Medicare Still Confusing to Many Turning 65

Ten thousand people each day are turning 65 in this country. The majority of them have one thing in common; uncertainty and confusion about how Medicare works.

The good news is, there are some basics that can help you sort out your options and set up a timeline of what to do and when to do it.

Each week for the next few months, I will cover a different aspect of Medicare eligibility and enrollment in my blog. This week we will talk about some fundamentals of enrollment.

First,if you are turning 65, and currently have private individual insurance coverage (not through an employer or the employer of a spouse) you can sign up for Part A and/or Part B during the 7-month period that begins 3 months prior to your birthday, the month of your birthday, and 3 months after your birthday. If Medicare is going to be your “primary” coverage, and you want that coverage to begin in your birthday month, you should enroll during the first three months of your IAP (initial enrollment period). If your birthday is after the 1st of the month, and you enroll in the first three months of your IAP, your Medicare coverage will begin on the 1st day of your birthday month. If your birthday is on the 1st day of the month your coverage will begin the first day of the prior month.

If you are continuing to work after 65, and are covered by insurance through active employment of yourself or your spouse, the rules are a bit different and you should definitely review your options with Medicare or a Medicare knowledgeable advisor. It gets a bit tricky if one person is working and the other is on Social Security and covered under an (actively employed) spouses group plan. In this case, because the (non-employee) covered spouse is already receiving Social Security benefits, they will automatically be enrolled in Part A and Part B and they may need to decline Part B to preserve their IAP for later. The guideline is related to the number of employees in the company providing the group coverage.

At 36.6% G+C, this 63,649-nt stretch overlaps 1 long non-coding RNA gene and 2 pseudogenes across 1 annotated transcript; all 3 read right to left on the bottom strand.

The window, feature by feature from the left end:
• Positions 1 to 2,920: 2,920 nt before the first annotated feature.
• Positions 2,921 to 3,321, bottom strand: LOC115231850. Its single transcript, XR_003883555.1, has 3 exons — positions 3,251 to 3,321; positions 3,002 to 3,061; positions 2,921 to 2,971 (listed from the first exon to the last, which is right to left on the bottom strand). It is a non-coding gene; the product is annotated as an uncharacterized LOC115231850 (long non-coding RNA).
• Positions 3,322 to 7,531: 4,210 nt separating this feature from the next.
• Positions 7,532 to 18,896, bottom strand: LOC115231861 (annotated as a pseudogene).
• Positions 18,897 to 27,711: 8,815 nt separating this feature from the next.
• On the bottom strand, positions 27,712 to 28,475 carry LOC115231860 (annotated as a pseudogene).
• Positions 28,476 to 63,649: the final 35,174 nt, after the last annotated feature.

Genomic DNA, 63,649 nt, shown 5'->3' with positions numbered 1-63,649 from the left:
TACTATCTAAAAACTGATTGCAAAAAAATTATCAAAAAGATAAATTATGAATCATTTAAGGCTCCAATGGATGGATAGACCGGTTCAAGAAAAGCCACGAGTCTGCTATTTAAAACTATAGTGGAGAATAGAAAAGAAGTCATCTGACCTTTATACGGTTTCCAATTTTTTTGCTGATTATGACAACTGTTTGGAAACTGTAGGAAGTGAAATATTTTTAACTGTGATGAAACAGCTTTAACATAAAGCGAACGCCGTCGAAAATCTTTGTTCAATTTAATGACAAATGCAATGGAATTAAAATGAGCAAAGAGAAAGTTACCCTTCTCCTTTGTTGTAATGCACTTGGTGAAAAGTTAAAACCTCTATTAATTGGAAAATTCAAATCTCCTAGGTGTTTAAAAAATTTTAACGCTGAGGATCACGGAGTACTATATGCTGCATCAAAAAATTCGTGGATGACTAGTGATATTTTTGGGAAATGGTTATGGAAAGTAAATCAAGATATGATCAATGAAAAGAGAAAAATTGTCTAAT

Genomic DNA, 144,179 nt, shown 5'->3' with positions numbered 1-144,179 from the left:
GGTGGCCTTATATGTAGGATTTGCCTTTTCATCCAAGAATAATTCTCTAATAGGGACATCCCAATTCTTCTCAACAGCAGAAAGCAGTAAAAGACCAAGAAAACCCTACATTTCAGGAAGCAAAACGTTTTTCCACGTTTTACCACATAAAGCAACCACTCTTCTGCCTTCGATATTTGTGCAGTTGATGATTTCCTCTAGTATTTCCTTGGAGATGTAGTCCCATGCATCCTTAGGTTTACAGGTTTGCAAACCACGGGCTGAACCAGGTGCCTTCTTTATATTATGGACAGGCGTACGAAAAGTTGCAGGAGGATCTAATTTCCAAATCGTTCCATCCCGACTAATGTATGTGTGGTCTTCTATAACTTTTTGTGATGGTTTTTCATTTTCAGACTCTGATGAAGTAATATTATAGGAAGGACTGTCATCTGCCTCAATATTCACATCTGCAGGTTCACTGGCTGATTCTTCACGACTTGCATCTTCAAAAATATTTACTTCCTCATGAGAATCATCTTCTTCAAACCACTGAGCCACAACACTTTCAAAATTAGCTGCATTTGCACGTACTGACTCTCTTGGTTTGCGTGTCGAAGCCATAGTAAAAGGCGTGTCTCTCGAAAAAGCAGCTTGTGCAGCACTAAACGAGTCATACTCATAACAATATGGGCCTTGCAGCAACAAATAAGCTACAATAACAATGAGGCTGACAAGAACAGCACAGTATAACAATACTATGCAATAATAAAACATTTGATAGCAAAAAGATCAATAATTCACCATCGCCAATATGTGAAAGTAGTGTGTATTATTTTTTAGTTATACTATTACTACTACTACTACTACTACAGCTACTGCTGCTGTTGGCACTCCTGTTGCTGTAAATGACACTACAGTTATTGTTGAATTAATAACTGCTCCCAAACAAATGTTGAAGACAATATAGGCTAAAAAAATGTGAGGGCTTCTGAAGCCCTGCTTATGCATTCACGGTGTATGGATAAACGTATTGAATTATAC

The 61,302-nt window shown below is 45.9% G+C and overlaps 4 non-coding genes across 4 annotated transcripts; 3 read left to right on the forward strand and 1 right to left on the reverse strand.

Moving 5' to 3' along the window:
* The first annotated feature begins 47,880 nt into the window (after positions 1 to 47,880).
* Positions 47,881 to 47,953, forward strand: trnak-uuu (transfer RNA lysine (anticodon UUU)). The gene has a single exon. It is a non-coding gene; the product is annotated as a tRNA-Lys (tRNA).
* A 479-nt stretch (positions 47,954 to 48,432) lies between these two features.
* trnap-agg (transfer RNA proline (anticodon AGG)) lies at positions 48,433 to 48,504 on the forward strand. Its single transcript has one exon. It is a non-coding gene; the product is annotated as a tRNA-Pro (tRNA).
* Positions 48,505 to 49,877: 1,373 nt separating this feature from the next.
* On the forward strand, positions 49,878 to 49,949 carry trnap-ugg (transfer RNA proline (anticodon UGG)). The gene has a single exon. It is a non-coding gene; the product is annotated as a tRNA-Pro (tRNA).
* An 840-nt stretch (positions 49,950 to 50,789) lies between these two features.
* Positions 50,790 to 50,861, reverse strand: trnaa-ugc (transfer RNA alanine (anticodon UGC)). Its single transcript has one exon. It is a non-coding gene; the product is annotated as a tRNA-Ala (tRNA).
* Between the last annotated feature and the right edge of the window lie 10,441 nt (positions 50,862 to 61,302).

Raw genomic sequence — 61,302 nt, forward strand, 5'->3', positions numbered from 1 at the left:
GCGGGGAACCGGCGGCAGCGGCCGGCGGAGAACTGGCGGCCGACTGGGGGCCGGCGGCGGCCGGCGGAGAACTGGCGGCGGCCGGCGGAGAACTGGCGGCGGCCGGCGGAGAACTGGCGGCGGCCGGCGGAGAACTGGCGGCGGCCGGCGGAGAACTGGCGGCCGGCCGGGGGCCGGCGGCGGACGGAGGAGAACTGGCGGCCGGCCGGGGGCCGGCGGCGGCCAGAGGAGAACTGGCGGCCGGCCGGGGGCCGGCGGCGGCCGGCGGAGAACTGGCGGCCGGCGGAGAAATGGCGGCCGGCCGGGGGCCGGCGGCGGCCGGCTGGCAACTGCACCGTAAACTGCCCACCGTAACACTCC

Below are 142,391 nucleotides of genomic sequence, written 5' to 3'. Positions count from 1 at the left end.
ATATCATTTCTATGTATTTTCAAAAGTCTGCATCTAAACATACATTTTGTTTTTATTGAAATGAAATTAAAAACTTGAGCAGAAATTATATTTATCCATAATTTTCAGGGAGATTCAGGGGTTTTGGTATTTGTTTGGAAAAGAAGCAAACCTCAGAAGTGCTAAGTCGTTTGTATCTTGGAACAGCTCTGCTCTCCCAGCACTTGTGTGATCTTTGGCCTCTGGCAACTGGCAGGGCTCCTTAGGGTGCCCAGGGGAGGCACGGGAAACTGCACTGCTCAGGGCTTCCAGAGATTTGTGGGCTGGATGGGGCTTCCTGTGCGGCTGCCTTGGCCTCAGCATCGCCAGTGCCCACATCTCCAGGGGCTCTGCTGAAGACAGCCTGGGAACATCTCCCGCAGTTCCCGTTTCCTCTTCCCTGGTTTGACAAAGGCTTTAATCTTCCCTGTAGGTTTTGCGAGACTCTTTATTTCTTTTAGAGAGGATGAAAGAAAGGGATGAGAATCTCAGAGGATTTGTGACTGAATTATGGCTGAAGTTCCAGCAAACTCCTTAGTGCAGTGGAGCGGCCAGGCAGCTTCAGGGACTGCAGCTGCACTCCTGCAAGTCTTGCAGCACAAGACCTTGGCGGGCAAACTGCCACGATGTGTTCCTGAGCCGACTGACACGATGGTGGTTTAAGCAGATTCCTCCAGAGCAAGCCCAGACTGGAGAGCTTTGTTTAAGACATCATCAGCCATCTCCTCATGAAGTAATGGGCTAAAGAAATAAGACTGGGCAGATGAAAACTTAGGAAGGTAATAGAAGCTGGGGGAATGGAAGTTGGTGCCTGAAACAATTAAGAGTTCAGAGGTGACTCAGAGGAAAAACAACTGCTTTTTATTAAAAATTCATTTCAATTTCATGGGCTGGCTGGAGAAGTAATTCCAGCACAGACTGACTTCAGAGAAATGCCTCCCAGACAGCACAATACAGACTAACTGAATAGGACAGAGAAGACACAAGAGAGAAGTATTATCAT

A+ Longevity offers Medicare consulting and free Medicare classes for people who need help understanding their benefits. Check out our current class schedule on the A+ Longevity Facebook page.


People with Original Medicare get a statement in the mail every 3 months for their Medicare Part A and Part B-covered services. This is called a Medicare Summary Notice (MSN). (Medicare loves acronyms!) The MSN shows all your services or supplies that providers and suppliers billed to Medicare during the 3-month period, what Medicare paid, and the maximum amount you may owe the provider.

The Centers for Medicare Services CMS recently announced a new design for the quarterly Medicare Summary Notices (MSN) you receive. As part of the Medicare initiative Your Medicare Information: Clearer, Simpler, At Your Fingertips The notices have a new look to make it easier for you to read and understand your Medicare information. Depending on what state you live in, the redesigned notices should be hitting your mailboxes beginning this summer. According to CMS, the notices have clearer language, larger type, and a format that is easier to follow.

Here’s what Medicare lists as some of the improvements you’ll see in your new MSN:

  • Larger text size and wider spacing to make reading easier
  • Plain, concise language you can understand quickly
  • A snapshot of
    • how much of your Part A or Part B deductible you’ve paid so far this year
    • the providers you saw during the reporting period
    • whether Medicare approved all your claims
  • Brief descriptions of your medical procedures
  • Easy-to-understand definitions for terms you might not know
  • A checklist to help you make sure you’re getting the most from your Medicare
  • Information on how to report fraud, preventive medical services, and important Medicare reminders
  • Easy instructions for how to file an appeal

These revised statements should be helpful to folks who have an N plan or a G plan Medicare Supplement in determining exactly how much of their deductible has been met. Remember, if you have an F plan- it pays all co-payments and deductibles so you don’t have to worry about it!

Remember, if you are an A+ Longevity member, we are here to serve you! If you have questions about your new MSN and want to sit down and review it together, just give us a call and we’ll set up a visit.

You can find more information at

Hope you find this information helpful.